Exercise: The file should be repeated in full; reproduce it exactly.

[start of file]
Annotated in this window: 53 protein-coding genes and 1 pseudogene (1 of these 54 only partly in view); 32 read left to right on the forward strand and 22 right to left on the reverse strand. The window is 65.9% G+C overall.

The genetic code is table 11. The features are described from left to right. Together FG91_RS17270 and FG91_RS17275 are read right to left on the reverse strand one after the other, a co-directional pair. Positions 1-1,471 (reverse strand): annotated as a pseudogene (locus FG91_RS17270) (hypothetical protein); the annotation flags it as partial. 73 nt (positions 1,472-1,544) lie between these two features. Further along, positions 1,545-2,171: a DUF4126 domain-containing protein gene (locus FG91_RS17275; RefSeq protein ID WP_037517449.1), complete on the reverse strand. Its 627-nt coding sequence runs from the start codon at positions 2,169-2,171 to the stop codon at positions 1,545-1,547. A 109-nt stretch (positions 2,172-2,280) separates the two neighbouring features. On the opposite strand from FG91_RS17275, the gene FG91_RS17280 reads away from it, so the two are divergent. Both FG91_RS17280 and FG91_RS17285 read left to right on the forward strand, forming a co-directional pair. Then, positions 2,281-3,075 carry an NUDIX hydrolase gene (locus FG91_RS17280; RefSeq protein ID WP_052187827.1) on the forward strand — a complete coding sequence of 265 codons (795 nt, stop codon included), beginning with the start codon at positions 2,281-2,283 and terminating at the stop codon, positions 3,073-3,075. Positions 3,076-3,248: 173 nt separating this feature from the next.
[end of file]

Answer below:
Annotated in this window: 53 protein-coding genes and 1 pseudogene (1 of these 54 only partly in view); 32 read left to right on the forward strand and 22 right to left on the reverse strand. The window is 65.9% G+C overall.

The genetic code is table 11. The features are described from left to right. Together FG91_RS17270 and FG91_RS17275 are read right to left on the reverse strand one after the other, a co-directional pair. Positions 1-1,471 (reverse strand): annotated as a pseudogene (locus FG91_RS17270) (hypothetical protein); the annotation flags it as partial. 73 nt (positions 1,472-1,544) lie between these two features. Further along, positions 1,545-2,171: a DUF4126 domain-containing protein gene (locus FG91_RS17275; RefSeq protein ID WP_037517449.1), complete on the reverse strand. Its 627-nt coding sequence runs from the start codon at positions 2,169-2,171 to the stop codon at positions 1,545-1,547. A 109-nt stretch (positions 2,172-2,280) separates the two neighbouring features. On the opposite strand from FG91_RS17275, the gene FG91_RS17280 reads away from it, so the two are divergent. Both FG91_RS17280 and FG91_RS17285 read left to right on the forward strand, forming a co-directional pair. Then, positions 2,281-3,075 carry an NUDIX hydrolase gene (locus FG91_RS17280; RefSeq protein ID WP_052187827.1) on the forward strand — a complete coding sequence of 265 codons (795 nt, stop codon included), beginning with the start codon at positions 2,281-2,283 and terminating at the stop codon, positions 3,073-3,075. Positions 3,076-3,248: 173 nt separating this feature from the next.